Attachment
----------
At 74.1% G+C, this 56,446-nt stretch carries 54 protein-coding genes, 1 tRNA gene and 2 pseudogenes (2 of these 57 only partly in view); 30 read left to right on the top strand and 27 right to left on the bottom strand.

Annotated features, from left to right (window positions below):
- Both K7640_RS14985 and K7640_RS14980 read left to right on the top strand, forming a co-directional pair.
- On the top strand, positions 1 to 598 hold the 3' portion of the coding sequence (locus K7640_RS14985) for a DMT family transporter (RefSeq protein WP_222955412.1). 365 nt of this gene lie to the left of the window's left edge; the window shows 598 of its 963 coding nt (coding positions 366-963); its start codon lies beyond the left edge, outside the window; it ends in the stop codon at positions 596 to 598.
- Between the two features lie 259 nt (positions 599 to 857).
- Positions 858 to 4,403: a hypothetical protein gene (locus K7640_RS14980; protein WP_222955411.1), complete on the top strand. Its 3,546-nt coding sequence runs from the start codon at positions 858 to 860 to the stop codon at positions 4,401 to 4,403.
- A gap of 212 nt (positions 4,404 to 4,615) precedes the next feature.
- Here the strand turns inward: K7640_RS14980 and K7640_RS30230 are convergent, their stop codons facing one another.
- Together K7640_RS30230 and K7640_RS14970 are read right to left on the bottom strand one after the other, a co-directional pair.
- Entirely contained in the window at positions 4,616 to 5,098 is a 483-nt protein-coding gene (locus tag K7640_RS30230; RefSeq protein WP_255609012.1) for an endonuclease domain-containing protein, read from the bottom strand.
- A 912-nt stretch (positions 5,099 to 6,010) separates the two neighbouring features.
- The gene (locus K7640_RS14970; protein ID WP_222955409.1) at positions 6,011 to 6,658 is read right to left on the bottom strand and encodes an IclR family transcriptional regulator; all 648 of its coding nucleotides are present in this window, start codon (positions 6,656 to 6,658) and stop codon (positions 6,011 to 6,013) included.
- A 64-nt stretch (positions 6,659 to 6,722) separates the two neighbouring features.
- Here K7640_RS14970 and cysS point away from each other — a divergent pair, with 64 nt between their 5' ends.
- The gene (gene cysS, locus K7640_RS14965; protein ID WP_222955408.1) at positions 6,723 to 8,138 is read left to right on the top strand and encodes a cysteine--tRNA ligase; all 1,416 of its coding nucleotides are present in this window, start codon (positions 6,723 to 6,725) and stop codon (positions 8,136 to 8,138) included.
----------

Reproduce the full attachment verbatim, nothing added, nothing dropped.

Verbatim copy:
At 74.1% G+C, this 56,446-nt stretch carries 54 protein-coding genes, 1 tRNA gene and 2 pseudogenes (2 of these 57 only partly in view); 30 read left to right on the top strand and 27 right to left on the bottom strand.

Annotated features, from left to right (window positions below):
- Both K7640_RS14985 and K7640_RS14980 read left to right on the top strand, forming a co-directional pair.
- On the top strand, positions 1 to 598 hold the 3' portion of the coding sequence (locus K7640_RS14985) for a DMT family transporter (RefSeq protein WP_222955412.1). 365 nt of this gene lie to the left of the window's left edge; the window shows 598 of its 963 coding nt (coding positions 366-963); its start codon lies beyond the left edge, outside the window; it ends in the stop codon at positions 596 to 598.
- Between the two features lie 259 nt (positions 599 to 857).
- Positions 858 to 4,403: a hypothetical protein gene (locus K7640_RS14980; protein WP_222955411.1), complete on the top strand. Its 3,546-nt coding sequence runs from the start codon at positions 858 to 860 to the stop codon at positions 4,401 to 4,403.
- A gap of 212 nt (positions 4,404 to 4,615) precedes the next feature.
- Here the strand turns inward: K7640_RS14980 and K7640_RS30230 are convergent, their stop codons facing one another.
- Together K7640_RS30230 and K7640_RS14970 are read right to left on the bottom strand one after the other, a co-directional pair.
- Entirely contained in the window at positions 4,616 to 5,098 is a 483-nt protein-coding gene (locus tag K7640_RS30230; RefSeq protein WP_255609012.1) for an endonuclease domain-containing protein, read from the bottom strand.
- A 912-nt stretch (positions 5,099 to 6,010) separates the two neighbouring features.
- The gene (locus K7640_RS14970; protein ID WP_222955409.1) at positions 6,011 to 6,658 is read right to left on the bottom strand and encodes an IclR family transcriptional regulator; all 648 of its coding nucleotides are present in this window, start codon (positions 6,656 to 6,658) and stop codon (positions 6,011 to 6,013) included.
- A 64-nt stretch (positions 6,659 to 6,722) separates the two neighbouring features.
- Here K7640_RS14970 and cysS point away from each other — a divergent pair, with 64 nt between their 5' ends.
- The gene (gene cysS, locus K7640_RS14965; protein ID WP_222955408.1) at positions 6,723 to 8,138 is read left to right on the top strand and encodes a cysteine--tRNA ligase; all 1,416 of its coding nucleotides are present in this window, start codon (positions 6,723 to 6,725) and stop codon (positions 8,136 to 8,138) included.